Thursday, September 13, 2018
Just got to thinking about appraisal's market out exception and it strikes me that it doesn't make much sense. Sure, sure, students have a tough time reading and then understanding the statutory provision (thanks drafters). But I mean something different. If you receive stock in a publicly traded corporation or in stock of the acquirer, then no appraisal rights for you. If you receive cash for your stock, you get appraisal rights. Ok. But, the appraisal remedy was originally adopted at a time when consideration in mergers was mostly stock. Dissenting stockholders who didn't want the stock of the acquirer at the exchange ratio agreed to in the merger were given the right to be cashed out - to receive the value of their stock in cash money. So, modern appraisal statutes seem to get this exactly backwards. If you receive stock, no appraisal. If you receive cash (something other than stock of the surviving corporation or publicly traded stock), you have rights.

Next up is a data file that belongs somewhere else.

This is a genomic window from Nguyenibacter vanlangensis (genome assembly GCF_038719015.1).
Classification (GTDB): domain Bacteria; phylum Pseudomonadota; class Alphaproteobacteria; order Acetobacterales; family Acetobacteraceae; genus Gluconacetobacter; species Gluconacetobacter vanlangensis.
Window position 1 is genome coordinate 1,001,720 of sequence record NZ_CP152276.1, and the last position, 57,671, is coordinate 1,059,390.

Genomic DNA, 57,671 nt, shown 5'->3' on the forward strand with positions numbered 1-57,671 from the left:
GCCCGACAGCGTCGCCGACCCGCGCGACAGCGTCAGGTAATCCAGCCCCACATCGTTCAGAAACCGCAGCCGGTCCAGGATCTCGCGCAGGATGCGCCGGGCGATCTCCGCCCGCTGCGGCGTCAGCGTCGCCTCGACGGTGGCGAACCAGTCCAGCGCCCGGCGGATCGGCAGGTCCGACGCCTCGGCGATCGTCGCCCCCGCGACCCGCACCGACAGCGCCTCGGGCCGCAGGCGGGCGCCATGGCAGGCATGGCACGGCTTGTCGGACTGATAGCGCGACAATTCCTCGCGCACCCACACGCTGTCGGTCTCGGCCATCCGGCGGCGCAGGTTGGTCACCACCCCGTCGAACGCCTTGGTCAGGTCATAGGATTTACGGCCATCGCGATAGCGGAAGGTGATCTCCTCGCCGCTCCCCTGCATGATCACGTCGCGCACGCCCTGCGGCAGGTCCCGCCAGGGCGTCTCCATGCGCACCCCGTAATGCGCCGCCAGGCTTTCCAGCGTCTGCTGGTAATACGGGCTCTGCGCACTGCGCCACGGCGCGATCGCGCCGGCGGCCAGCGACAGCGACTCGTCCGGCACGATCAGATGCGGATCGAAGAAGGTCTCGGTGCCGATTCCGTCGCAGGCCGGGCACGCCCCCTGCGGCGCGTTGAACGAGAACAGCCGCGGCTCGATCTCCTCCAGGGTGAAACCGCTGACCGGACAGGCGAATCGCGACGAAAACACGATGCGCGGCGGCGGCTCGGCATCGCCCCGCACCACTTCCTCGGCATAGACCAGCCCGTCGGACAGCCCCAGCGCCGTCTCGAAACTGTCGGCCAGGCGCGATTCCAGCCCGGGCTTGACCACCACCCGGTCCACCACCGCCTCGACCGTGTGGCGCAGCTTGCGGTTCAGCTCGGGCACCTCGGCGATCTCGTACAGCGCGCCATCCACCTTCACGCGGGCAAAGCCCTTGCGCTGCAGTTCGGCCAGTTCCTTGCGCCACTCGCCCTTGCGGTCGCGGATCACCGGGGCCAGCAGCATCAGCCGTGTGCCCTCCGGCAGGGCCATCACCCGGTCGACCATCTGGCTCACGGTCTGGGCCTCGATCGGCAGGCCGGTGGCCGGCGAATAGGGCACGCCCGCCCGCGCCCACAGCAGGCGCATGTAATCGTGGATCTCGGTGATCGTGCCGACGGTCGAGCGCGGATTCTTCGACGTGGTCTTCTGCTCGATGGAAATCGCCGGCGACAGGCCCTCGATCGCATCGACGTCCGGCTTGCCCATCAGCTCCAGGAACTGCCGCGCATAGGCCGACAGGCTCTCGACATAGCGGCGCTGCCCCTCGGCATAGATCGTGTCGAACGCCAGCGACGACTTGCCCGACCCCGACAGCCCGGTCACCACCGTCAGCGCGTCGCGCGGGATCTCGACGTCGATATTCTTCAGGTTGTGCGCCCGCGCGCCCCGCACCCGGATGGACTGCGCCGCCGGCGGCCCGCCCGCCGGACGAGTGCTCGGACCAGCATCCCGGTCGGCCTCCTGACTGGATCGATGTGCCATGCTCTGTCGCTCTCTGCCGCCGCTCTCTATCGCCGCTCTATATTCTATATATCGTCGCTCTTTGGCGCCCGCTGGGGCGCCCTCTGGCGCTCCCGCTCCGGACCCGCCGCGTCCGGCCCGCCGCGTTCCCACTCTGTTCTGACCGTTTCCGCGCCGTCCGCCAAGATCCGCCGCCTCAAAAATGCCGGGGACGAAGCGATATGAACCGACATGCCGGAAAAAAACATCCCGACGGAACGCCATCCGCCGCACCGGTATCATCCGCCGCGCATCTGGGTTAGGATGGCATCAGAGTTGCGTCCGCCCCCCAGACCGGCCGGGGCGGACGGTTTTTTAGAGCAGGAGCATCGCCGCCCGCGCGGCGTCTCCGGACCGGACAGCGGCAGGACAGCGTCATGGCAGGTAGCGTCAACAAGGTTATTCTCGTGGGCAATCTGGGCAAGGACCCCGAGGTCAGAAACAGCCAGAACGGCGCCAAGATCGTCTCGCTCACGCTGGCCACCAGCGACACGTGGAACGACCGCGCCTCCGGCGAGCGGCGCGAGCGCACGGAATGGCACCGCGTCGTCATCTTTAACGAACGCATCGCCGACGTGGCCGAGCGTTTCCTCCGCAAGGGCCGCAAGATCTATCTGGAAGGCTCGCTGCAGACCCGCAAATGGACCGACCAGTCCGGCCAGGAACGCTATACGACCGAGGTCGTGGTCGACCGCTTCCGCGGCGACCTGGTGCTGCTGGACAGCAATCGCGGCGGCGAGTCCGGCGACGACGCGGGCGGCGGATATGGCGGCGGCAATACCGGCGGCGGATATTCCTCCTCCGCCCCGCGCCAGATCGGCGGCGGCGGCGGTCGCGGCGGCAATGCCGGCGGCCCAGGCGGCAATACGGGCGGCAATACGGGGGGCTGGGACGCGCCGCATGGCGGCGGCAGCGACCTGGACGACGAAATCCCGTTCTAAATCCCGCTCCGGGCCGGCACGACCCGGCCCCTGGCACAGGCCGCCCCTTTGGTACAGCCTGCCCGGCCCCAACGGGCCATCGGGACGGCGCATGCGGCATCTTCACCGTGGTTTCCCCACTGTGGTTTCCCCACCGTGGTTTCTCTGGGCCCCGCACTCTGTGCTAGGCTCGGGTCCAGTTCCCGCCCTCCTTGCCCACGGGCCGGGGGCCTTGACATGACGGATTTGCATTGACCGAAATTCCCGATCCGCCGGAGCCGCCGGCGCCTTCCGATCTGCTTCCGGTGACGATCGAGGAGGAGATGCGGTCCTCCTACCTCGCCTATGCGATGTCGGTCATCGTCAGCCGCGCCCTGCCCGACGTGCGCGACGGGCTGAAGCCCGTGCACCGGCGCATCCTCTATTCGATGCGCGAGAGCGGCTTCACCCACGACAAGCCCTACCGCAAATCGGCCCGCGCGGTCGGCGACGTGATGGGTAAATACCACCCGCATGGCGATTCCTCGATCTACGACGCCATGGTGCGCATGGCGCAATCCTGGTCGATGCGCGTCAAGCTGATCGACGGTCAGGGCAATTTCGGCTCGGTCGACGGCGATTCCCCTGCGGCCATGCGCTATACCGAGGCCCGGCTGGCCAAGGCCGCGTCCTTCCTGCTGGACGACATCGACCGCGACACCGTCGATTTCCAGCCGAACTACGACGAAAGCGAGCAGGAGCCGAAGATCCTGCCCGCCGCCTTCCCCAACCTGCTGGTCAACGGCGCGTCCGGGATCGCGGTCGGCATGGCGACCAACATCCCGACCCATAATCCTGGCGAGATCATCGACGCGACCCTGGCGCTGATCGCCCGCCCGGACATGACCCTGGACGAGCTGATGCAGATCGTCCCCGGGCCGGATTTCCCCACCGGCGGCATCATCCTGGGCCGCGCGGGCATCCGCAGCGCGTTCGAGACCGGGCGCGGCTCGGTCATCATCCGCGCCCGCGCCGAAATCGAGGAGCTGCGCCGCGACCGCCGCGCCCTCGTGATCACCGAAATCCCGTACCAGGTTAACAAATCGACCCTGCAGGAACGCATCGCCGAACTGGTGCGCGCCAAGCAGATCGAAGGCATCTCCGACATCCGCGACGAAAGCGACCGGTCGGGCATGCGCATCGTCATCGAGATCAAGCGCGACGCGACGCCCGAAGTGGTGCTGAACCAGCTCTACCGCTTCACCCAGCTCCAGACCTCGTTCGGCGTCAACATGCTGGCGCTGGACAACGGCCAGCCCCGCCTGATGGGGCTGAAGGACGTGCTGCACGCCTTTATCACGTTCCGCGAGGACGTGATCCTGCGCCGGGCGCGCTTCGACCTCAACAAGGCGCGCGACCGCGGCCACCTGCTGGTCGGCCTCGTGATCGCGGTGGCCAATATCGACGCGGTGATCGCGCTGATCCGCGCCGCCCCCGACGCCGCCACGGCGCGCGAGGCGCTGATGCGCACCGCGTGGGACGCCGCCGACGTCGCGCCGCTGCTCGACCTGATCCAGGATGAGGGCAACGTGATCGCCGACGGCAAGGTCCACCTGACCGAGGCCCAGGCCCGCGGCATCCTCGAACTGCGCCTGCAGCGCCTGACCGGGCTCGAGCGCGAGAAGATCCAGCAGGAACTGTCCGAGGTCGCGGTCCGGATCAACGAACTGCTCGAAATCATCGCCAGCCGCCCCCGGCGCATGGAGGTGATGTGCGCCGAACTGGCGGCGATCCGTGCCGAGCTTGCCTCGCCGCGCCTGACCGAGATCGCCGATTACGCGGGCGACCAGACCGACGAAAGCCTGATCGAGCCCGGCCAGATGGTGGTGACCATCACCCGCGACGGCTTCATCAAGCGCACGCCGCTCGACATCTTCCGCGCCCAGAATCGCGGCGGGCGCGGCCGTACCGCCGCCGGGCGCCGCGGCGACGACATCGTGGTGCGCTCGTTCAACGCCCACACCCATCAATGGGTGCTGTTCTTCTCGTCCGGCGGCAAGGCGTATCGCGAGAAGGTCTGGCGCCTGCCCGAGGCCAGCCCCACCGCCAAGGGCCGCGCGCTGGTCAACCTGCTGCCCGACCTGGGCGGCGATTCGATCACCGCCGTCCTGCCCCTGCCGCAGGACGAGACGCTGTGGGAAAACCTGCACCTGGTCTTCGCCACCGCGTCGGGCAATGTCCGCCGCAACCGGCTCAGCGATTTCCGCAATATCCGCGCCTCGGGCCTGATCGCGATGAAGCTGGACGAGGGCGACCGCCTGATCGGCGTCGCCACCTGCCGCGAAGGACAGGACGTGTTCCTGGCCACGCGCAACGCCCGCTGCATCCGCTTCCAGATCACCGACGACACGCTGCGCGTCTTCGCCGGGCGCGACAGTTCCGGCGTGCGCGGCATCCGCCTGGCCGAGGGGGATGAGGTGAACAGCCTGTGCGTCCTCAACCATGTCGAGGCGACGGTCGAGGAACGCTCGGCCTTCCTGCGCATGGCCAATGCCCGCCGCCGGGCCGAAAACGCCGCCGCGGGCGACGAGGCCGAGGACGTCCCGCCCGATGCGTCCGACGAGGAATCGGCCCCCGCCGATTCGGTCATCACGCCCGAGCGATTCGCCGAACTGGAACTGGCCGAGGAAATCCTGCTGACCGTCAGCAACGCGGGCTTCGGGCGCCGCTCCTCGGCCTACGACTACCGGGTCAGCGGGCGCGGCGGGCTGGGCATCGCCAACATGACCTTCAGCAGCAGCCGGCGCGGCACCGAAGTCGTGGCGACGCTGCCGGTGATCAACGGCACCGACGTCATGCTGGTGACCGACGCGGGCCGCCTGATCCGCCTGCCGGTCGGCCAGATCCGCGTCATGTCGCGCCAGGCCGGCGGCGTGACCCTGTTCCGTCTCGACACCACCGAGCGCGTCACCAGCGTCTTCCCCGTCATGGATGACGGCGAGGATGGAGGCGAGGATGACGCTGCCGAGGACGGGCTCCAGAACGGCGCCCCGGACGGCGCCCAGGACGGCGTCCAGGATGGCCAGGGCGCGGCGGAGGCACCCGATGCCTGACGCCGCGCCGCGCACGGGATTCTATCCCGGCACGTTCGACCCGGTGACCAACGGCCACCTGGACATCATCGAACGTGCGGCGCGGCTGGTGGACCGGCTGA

Now that we live in the merger price as fair value era, it strikes me that we've moved very far away from appraisal's original intent into a weird place. I wonder whether it's even worth it.
See, now that I'm no longer an Associate Dean you get these random corporate law thoughts.